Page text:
Academic journal article American Journal of Psychotherapy

Psychotherapy Clients as Human Phenomena

Academic journal article American Journal of Psychotherapy

Psychotherapy Clients as Human Phenomena

Article excerpt

In this article, clients of psychotherapy are viewed as human phenomena. Viewing them as such reestablishes the true subject matter of psychotherapy. The psychotherapy project includes understanding as opposed to explanation, as one of its essential components. As psychotherapists engage in understanding their clients, they find themselves focusing on subjectivity and interiority, both their clients' and their own. Viewing psychotherapy clients as human phenomena to be understood, in contrast to viewing them as cases to be explained, shifts the therapist's focus to a more complex and interpersonally engaged process, which includes the therapist's interior life as well as the client's. Phenomenology provides the means for articulating the true subject matter of psychotherapy, and shifts the focus from a medical model approach to a human science approach.

We never approach a human phenomenon-that is, behavior-without projecting upon it the question, what does it mean? And the true method of the human sciences is not to reduce this behavior, and the meaning it bears, to its conditions-and so dissolve it-but ultimately to answer this question, using the conditioning data clarified by objective methods. To really explain in the human sciences is to understand (P. 99)

Jean-Francois Lyotard, Phenomenology (1991)

Psychotherapists are observers of human phenomena. One of their primary tasks is to understand human beings, usually at deep levels, sometimes they do this without being aware that this is what they are trying to do. Ever since the practice of psychotherapy has come to identify itself as a clinical practice (and in America as a medical or quasi-medical practice). I argue that psychotherapy as a profession has lost sight of its interest in what its true subject matter is. We often think of psychotherapy as "the cure" or "the treatment" rather than the practice and discipline of attending to, noticing, and understanding the human subject. Too often, clinical psychotherapists rush to pinpoint the illness or syndrome, and they proceed to apply a treatment according to some formula, manual, or technique a priori in hopes of a cure or at the very least, symptom relief. In our rush to treat, we often overlook the human being we are attempting to help. This has the effect of focusing on and intervening at the surface levels while leaving the deeper levels unnoticed and untouched. We go on ignoring that which is truly psychological in our clients, inadvertently regarding them as objects. The danger here lies in the tendency to equate the illness or symptom with a narrowly delimited problem or trait or surface behavior being manifested, reducing the very complicated to the over-simplified. Another danger is present in the push to label client distress as a manifestation of a vaguely conceptualized medical syndrome. Besides having the effect of precluding exploration and investigation, labeling psychological pain and discomfort as a medical disorder can lead to muddled and problematic thinking. Our impatience with the uncertainty regarding the nature of the client's complaints may have us rush headlong into false sense of security of a diagnostic category. Because we think know the name of the problem, we may think we understand both the nature of the problem and how to proceed to fix it.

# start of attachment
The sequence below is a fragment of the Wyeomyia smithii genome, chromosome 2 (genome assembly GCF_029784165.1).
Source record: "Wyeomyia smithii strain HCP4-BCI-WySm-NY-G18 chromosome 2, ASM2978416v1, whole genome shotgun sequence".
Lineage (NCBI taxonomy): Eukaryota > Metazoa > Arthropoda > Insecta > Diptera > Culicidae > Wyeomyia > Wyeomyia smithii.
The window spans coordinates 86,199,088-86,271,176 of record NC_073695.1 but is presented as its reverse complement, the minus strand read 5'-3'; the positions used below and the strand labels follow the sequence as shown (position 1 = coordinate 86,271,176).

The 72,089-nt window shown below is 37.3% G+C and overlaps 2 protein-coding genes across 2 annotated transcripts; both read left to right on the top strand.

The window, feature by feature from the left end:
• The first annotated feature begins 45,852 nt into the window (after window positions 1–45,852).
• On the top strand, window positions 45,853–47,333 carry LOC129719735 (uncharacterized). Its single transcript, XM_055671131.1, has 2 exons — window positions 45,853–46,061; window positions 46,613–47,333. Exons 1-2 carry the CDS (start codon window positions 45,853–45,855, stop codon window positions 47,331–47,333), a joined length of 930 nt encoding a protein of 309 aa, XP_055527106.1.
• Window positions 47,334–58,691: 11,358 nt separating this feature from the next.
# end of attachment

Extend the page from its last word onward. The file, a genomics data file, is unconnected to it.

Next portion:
What then does observing human phenomena have to do with either understanding at a deeper level or with the practice of psychotherapy? What is the target of the activity or work of psychotherapy? What is being observed? The answer to these questions depends on the therapist's focus of attention, what she views as her subject matter, and how she conceptualizes her tools or methods for carrying out her goals. It is my belief that many, if not most, psychotherapists are not explicitly aware of the answers to these questions. Indeed, they may not be aware of the questions themselves.

An example may help to illustrate the confusion that can occur when psychotherapists are unaware of their implicit presuppositions regarding their practice objectives. …

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